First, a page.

Harry Levy-Lawson, 1st Viscount Burnham


Harry Lawson Webster Levy-Lawson, 1st Viscount Burnham, GCMG, CH, TD, JP, DL (18 December 1862 – 20 July 1933), was a British newspaper proprietor. He was originally a Liberal politician before joining the Liberal Unionist Party in the late 1890s. He sat in the House of Commons 1885–1892, 1893–1895, 1905–1906 and 1910–1916 when he inherited his barony.


The Viscount Burnham

GCMG, CH, TD, JP, DL
Born
Harry Levy-Lawson

(1862-12-18)18 December 1862
St Pancras, London, England
Died20 June 1933(1933-06-20) (aged 70)
Burial placeBeaconsfield, Buckinghamshire, England
EducationEton College
Alma materBalliol College, Oxford
Political partyLiberal Party
Liberal Unionist Party
Conservative Party
Spouse(s)
Olive de Bathe
(m. 1884)
Children1
Parents
  • Edward Levy-Lawson (father)
  • Harriette Georgiana Webster (mother)

Biography


Levy-Lawson was born in St Pancras, London, the son of Edward Levy-Lawson, 1st Baron Burnham, and his wife Harriette Georgiana Webster. He was educated at Cheam School, Headley, Berkshire, Eton and Balliol College, Oxford. His name was legally changed from Levy to Levy-Lawson on 11 December 1875. He became a lieutenant in the Royal Buckinghamshire Yeomanry, treasurer of the Free Land League, vice president of the Municipal Reform League, and a member of the executive committee of Municipal Federation League.[1] In 1891, he was admitted to the Inner Temple, entitling him to practise as a barrister.[2]

Levy-Lawson was elected Member of Parliament (MP) for St Pancras West in the 1885 general election at the age of 23, but lost the seat in the 1892 general election. He was also a member of the London County Council from 1889 to 1892, for St Pancras West.

He was returned to the Commons as MP for Cirencester at a by-election in 1893 and held the seat until his defeat at the 1895 general election. In 1905 he was elected at a by-election as MP for Mile End and lost the seat in 1906, regaining it in January 1910.[3] In the interim he was Mayor of Stepney between 1907 and 1909. In 1911, he was appointed a deputy lieutenant of Buckinghamshire.[4]

Levy-Lawson was appointed a captain in the Royal Buckinghamshire Yeomanry on 1 May 1887, and later gained the honorary rank of major.[5] He was promoted to lieutenant-colonel and appointed in command of the regiment on 18 October 1902.[6] He saw active service in the First World War, where he was mentioned in despatches. In 1916, on the death of his father, he succeeded to the titles of Baron Burnham and the baronetcy and took his seat in the House of Lords. He also succeeded his father in the management and ownership of the Daily Telegraph. He was decorated with the Territorial Decoration (TD) and became Honorary Colonel of the 99th (Bucks and Berks Yeomanry) Brigade, Royal Artillery. He was invested as a Companion of Honour (CH) in 1917.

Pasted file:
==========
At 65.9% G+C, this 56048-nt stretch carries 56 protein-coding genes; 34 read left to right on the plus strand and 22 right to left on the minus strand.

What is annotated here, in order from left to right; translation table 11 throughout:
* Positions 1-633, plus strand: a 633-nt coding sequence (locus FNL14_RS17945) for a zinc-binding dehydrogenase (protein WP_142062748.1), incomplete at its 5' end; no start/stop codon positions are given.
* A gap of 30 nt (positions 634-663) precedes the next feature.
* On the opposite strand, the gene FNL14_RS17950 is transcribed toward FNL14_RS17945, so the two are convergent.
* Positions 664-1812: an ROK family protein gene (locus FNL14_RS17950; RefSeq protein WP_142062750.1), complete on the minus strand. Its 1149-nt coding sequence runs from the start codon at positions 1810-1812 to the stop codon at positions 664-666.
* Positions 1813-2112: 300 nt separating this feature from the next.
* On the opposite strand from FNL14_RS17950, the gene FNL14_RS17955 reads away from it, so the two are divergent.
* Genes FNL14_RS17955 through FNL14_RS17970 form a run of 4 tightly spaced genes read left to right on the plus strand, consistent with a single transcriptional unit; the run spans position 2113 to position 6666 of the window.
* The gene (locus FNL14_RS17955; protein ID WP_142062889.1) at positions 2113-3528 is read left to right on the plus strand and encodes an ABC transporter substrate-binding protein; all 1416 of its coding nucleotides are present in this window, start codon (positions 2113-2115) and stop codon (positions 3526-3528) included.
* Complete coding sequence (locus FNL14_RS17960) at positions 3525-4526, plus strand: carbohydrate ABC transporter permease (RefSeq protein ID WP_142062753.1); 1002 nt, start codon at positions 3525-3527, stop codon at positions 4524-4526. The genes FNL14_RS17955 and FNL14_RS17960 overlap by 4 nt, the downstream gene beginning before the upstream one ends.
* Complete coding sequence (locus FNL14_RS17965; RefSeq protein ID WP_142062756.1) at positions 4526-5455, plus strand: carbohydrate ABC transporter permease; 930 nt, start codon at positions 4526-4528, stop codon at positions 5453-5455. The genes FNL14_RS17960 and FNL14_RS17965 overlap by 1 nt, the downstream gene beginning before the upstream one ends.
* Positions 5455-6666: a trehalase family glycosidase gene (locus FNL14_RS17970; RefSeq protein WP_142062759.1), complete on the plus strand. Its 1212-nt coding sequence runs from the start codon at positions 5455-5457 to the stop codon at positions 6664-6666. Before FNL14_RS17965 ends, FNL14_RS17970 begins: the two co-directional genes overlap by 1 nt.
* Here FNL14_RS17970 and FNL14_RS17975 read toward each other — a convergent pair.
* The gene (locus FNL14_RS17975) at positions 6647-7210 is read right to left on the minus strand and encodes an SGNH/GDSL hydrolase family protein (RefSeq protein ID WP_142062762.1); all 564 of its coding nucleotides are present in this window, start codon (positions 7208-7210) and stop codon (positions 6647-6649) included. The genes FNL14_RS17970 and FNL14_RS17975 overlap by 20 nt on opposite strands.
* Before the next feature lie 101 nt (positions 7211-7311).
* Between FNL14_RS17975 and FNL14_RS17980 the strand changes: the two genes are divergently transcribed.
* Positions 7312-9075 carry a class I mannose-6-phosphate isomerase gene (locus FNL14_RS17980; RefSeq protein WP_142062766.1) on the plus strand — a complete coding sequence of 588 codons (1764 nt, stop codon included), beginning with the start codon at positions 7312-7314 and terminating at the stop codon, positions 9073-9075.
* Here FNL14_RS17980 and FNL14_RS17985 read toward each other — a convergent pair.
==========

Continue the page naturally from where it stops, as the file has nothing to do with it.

Family, interests and Hall Barn

Hall Barn, around 1900

Levy-Lawson was created Viscount Burnham, of Hall Barn, in the County of Buckingham, on 16 May 1919. He married Olive de Bathe, daughter of Sir Henry de Bathe, 4th Baronet, and Charlotte Clare, on 2 January 1884 at St. Margaret's Church, Westminster. They had one daughter, the Hon. Dorothy Olive Lawson (1885–1937), who married Major the Hon. John Spencer Coke (son of Thomas Coke, 2nd Earl of Leicester) and with whom she had three children: Gerald, Celia and Rosemary Coke – the latter later Baroness Hamilton of Dalzell.[7]

His father, who was "one of the Prince of Wales' set", had purchased the 4,000-acre Hall Barn estate in 1880. Viscount Burnham and his father hosted King Edward VII and his son, King George V, and his son King Edward VIII on many occasions from the early 1900s to the 1930s. On 19 December 1924, for example, Burnham hosted a dinner party for King George V with Rudyard Kipling, Harry's daughter, the Hon. Dorothy Levy-Lawson, and her husband, Major the Hon. Sir John Coke, amongst the guests.[8]

Viscount Burnham was a JP for Buckinghamshire. He received a number of honorary doctorates from McGill University, Montreal, in 1920, Durham University in 1921, Athens University, Greece, in 1924, University of Western Australia, Perth, Australia, in 1925, Ghent University, Belgium, in 1927 and Cambridge University. He was invested as a Knight Grand Cross, GCMG in 1927. In 1928 he sold the Daily Telegraph to Lord Camrose.[2]

He died aged 70 and was buried near his father on 24 July 1933 at Beaconsfield, Buckinghamshire. Burnham had no surviving male issue so the viscountcy became extinct: his younger brother, William Levy-Lawson (1864–1943), succeeded to the baronetcy and barony.

References


  1. Debretts Guide to the House of Commons 1886
  2. the Peerage.com
  3. Craig, F. W. S. (1989) [1974]. British parliamentary election results 1885–1918 (2nd ed.). Chichester: Parliamentary Research Services. ISBN 0-900178-27-2.
  4. "No. 28504". The London Gazette. 16 June 1911. pp. 4514–4515.
  5. Hart′s Army list, 1902
  6. "No. 27483". The London Gazette. 17 October 1902. p. 6570.
  7. Kidd, C. (1990). Debrett's Peerage and Baronetage 1990. Debrett's Peerage 1990. ISBN 9780333388471. Retrieved 3 August 2016. Rosemary Olive (Baroness Hamilton of Dalzell), b 1910: m 1935, 3rd Baron Hamilton of Dalzell. Residence – Garden Cottage, Snowdenham House, Bramley, Guildford.— Celia Dorothy, b 1919: m 1942, Stamp Godfrey Brooksbank, Capt ...
  8. Kipling, R. The Letters of Rudyard Kipling: 1920-30. University of Iowa Press, 1990. p. 189. Retrieved 22 July 2015. ...Lord Astor...Lord (Harry) Burnham, his brother and duplicate, his son-in-law (Sir John Spencer Coke)...I (Kipling) sat next to the King.... [notes - The Hon. Sir John Spencer Coke (1880-1957), son of the 2nd Earl Leicester, married the Hon. Dorothy Olive Lawson in 1907...]